How is data downloaded via HTTP or FTP checked for corruption?

I know that TCP provides a 16-bit checksum field in its header, which is used for checking. Also torrents use a more powerful checksum method, MD5 or (not sure) CRC32.

At first I thought HTTP implemented CRC, because as far as I know it is low cost and 'great' for networking (detecting accidental changes), but I couldn't find anything on this topic.

So how do FTP and HTTP ensure that data is not corrupt?

I am aware that data corruption can happen during saving of the file.

  • @AviD is right, this is actually off-topic, as it's unrelated to a security problem (just an integrity problem). You'd have to re-formulate your question to include a security issue. – Marcus Müller Dec 21 '16 at 18:09

How is data downloaded from HTTP or FTP get checked for corruption?

By itself, not at all.

HTTP and FTP as protocols don't offer integrity¹.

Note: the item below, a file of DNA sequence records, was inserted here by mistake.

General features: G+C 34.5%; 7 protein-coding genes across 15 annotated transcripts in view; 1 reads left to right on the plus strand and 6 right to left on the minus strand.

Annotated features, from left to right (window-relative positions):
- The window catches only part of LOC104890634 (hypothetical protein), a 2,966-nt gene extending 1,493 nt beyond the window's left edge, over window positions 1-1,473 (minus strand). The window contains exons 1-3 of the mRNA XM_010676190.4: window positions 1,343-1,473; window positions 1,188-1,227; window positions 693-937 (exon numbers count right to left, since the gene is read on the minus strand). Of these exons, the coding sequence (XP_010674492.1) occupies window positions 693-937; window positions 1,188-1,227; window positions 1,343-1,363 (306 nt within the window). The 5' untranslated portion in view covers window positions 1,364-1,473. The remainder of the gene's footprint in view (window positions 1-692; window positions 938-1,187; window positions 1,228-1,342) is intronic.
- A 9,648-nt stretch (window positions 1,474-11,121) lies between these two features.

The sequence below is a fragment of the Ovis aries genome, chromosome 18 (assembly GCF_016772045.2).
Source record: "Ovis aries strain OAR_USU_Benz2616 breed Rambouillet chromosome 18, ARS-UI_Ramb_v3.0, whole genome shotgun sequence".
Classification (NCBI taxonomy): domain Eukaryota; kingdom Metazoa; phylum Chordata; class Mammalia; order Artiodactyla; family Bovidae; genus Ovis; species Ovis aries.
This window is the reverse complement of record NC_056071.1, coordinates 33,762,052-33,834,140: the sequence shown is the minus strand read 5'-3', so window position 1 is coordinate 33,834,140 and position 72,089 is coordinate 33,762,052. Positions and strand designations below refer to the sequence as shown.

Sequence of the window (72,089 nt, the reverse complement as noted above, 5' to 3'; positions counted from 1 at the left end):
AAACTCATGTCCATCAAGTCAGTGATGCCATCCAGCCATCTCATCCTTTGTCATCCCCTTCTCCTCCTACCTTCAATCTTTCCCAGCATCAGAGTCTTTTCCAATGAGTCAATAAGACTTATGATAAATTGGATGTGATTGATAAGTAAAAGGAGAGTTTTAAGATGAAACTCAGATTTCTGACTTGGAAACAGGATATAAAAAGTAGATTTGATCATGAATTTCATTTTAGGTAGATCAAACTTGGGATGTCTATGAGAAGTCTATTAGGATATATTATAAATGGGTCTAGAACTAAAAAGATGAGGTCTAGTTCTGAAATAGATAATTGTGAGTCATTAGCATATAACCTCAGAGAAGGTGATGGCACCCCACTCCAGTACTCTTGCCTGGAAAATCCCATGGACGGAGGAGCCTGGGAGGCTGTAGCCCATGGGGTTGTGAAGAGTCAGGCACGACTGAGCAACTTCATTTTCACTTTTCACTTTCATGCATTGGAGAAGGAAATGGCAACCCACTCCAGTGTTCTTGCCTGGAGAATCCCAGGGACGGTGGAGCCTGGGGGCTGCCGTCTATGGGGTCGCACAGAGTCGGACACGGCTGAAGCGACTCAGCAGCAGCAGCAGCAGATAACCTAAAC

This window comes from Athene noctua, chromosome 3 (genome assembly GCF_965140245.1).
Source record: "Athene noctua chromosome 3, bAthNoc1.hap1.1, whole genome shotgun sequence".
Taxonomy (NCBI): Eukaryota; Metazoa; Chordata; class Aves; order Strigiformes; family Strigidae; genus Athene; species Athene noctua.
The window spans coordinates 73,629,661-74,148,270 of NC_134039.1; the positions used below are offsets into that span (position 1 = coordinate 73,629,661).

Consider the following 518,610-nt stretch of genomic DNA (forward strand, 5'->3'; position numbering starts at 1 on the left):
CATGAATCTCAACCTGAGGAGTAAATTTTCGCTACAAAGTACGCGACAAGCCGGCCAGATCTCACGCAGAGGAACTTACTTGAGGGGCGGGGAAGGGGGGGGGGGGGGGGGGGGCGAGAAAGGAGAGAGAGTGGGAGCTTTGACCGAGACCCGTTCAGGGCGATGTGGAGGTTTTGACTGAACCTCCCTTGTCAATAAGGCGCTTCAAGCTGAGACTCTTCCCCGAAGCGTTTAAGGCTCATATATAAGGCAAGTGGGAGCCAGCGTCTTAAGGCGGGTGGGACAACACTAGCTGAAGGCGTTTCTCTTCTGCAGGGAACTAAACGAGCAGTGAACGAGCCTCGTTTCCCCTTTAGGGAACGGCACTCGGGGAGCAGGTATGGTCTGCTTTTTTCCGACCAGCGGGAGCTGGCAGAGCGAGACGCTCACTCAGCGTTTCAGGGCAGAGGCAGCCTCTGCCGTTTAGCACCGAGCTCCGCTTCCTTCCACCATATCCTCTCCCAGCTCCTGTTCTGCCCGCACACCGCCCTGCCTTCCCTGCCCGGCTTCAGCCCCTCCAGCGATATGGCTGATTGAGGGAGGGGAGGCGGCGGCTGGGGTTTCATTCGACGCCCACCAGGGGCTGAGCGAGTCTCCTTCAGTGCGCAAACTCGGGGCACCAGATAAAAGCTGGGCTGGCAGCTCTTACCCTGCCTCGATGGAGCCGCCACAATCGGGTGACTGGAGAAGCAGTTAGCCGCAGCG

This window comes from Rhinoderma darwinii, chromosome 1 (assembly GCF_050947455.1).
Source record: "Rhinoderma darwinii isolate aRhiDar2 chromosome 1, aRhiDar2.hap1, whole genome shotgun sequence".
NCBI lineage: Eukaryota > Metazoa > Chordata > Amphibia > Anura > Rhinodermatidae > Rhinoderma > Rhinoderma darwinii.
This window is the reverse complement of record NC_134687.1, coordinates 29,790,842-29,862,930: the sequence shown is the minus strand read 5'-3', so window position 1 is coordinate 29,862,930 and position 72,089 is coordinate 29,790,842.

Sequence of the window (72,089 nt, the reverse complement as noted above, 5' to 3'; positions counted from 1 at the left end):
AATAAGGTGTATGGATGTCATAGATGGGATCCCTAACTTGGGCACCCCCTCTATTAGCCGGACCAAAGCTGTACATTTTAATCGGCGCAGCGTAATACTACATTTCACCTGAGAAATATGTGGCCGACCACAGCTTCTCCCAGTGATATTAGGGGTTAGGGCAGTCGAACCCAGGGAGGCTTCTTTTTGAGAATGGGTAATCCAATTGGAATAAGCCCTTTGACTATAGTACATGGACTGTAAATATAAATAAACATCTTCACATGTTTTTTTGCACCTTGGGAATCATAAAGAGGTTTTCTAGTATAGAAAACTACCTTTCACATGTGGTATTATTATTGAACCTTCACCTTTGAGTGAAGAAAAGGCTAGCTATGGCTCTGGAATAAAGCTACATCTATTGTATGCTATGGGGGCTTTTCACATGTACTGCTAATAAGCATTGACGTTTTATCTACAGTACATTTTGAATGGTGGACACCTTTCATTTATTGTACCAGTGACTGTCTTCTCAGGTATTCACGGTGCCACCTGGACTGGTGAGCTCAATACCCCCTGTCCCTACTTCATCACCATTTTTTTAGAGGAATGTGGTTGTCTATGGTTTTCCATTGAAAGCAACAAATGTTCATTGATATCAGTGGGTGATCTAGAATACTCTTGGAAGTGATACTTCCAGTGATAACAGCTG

However, HTTP and FTP are usually used atop of TCP/IP, which both have checksums in their transports – if a TCP checksum fails, your operating system will just discard the TCP packet and ask for it again. So there's no need for HTTP to even implement integrity checking.

When tunneling anything (including HTTP and FTP) over TLS, you get an additional layer of integrity checks.

So how does FTP and HTTP ensure that data is not corrupt?

They don't. It's usually the transport's job to guarantee integrity, not the job of the application protocol.

¹ there is an optional header in HTTP1.1 that allows the server to specify a checksum, but since that is practically impossible for resources generated on the fly and comes at high cost for large files, and has little advantage over the much more fine-granular TCP-checksuming, it's rarely used. I don't even know whether browsers commonly support it.

I'd like to add here that it's of course harder to cause a collision within MD5 (which is used in these headers) than to forge TCP packes, if you'd want to intentionally modify the transfer. But if that is your attacking scenario, TLS is the answer, not HTTP checksums.